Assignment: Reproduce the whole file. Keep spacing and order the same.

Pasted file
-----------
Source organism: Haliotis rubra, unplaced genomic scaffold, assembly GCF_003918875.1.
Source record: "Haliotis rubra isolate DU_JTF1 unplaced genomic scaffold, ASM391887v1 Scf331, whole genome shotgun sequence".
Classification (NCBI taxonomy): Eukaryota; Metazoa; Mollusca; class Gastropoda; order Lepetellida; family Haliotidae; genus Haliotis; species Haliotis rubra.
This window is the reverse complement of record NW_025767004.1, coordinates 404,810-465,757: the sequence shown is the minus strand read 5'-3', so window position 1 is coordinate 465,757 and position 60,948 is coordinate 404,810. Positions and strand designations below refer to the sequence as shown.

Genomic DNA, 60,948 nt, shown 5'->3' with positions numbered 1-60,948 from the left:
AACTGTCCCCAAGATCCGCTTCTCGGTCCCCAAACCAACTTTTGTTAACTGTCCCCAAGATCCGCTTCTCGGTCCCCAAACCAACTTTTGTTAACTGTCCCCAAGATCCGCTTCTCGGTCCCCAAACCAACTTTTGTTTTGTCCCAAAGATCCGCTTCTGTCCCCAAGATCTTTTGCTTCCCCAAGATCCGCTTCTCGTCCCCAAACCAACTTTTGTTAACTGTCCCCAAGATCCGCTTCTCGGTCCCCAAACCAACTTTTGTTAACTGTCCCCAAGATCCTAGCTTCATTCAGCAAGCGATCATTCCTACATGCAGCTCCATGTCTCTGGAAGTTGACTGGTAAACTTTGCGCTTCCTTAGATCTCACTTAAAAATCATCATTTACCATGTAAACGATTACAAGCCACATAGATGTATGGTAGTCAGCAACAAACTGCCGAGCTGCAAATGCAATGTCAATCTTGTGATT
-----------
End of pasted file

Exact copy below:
Source organism: Haliotis rubra, unplaced genomic scaffold, assembly GCF_003918875.1.
Source record: "Haliotis rubra isolate DU_JTF1 unplaced genomic scaffold, ASM391887v1 Scf331, whole genome shotgun sequence".
Classification (NCBI taxonomy): Eukaryota; Metazoa; Mollusca; class Gastropoda; order Lepetellida; family Haliotidae; genus Haliotis; species Haliotis rubra.
This window is the reverse complement of record NW_025767004.1, coordinates 404,810-465,757: the sequence shown is the minus strand read 5'-3', so window position 1 is coordinate 465,757 and position 60,948 is coordinate 404,810. Positions and strand designations below refer to the sequence as shown.

Genomic DNA, 60,948 nt, shown 5'->3' with positions numbered 1-60,948 from the left:
AACTGTCCCCAAGATCCGCTTCTCGGTCCCCAAACCAACTTTTGTTAACTGTCCCCAAGATCCGCTTCTCGGTCCCCAAACCAACTTTTGTTAACTGTCCCCAAGATCCGCTTCTCGGTCCCCAAACCAACTTTTGTTTTGTCCCAAAGATCCGCTTCTGTCCCCAAGATCTTTTGCTTCCCCAAGATCCGCTTCTCGTCCCCAAACCAACTTTTGTTAACTGTCCCCAAGATCCGCTTCTCGGTCCCCAAACCAACTTTTGTTAACTGTCCCCAAGATCCTAGCTTCATTCAGCAAGCGATCATTCCTACATGCAGCTCCATGTCTCTGGAAGTTGACTGGTAAACTTTGCGCTTCCTTAGATCTCACTTAAAAATCATCATTTACCATGTAAACGATTACAAGCCACATAGATGTATGGTAGTCAGCAACAAACTGCCGAGCTGCAAATGCAATGTCAATCTTGTGATT